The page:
Sunday, December 26, 2010


Industrial manufacturing has, for the past two hundred years, mostly been concerned with macro-scale objects. The specifications for our cars, bridges, homes, and widgets are almost always in familiar dimensions that we can see or feel. Partially this is out of necessity: until recently, we simply lacked the ability for more precise specifications. Millimeters are the smallest units of length we deal with in our everyday lives, so making our products accurate to this level was typically good enough. This is quickly changing.

Nanotechnology is the science of manipulating objects on nanometer (one-billionth of a meter) scales. At this level, it is possible to position individual atoms and molecules where we want them. One of the best-known early demonstrations of this concept came in 1989, when IBM scientists essentially used molecule-sized tongs to carefully pick up and position 35 xenon atoms to spell IBM. Since then, our ability to work with tiny objects has improved every year, and shows no sign of slowing down. One of the most useful applications to date is in computing: Nearly all modern computer chips now use transistors that are only a few nanometers across.

Other applications of nanotechnology are starting to reach the market. Stain-proof and water-proof clothes have been available for a few years now. The cotton fibers in the clothes are attached to tiny nanomachines which actively repel foreign substances like water. Nanoparticles have found their way into commercial sunscreens as well, making them much more effective by forming a thin screen at the molecular level.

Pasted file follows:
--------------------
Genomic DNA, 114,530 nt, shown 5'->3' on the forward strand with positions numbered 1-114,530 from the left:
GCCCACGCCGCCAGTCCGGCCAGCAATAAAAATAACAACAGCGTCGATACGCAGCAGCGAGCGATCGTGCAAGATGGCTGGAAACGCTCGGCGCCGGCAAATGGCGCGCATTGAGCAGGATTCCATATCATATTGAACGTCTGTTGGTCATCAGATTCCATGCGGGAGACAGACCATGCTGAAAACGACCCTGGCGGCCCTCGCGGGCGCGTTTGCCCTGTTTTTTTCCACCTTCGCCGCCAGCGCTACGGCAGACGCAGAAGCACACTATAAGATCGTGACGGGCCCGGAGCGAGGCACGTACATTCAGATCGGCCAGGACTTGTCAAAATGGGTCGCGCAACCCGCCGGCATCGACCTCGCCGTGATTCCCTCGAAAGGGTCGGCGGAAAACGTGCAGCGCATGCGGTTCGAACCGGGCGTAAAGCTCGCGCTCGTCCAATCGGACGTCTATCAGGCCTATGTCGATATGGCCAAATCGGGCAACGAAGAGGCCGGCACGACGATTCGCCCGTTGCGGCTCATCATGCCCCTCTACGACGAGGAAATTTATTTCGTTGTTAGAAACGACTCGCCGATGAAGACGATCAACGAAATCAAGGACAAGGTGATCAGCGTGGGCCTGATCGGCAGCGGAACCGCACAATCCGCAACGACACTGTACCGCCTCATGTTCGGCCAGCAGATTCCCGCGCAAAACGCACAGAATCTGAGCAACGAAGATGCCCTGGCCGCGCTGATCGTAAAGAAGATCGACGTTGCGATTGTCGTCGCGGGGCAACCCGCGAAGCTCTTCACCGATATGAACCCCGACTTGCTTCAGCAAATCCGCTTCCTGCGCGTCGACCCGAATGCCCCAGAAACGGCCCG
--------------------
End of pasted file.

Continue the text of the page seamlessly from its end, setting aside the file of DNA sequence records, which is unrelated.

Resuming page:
But today’s applications are just the tip of the iceberg of nanotechnology’s potential. As our ability to manipulate tiny structures improves, so will the range of possibilities available to us. Mature nanotechnology will grant us access to a veritable cornucopia of goods. Graphene – an arrangement of carbon atoms first created in 2004 – is 100 times stronger than steel, harder than diamond, but as flexible as plastic. It is one of the thinnest, lightest, strongest substances ever discovered, and may find its way into many common products in the coming decades, making computers faster, batteries better, food fresher, solar cells more efficient, and vehicles and bridges lighter. Two scientists took home the 2010 Nobel Physics Prize for their work with graphene.

Another recently-discovered nanoparticle, the gold nanosphere, may one day prove to be an effective cancer treatment. Its talent lies in its tiny size and its ability to conduct immense amounts of heat. By attaching a piece of protein to a gold nanosphere, it is capable of seeking out cancer cells and attaching itself. Once it has attached itself, a doctor can flash a burst of infrared light. This causes the gold nanosphere to heat up to extreme temperatures, killing the cell to which it is attached. If it withstands FDA trials, it could become a standard treatment for cancer, since it results in far less collateral damage than chemotherapy.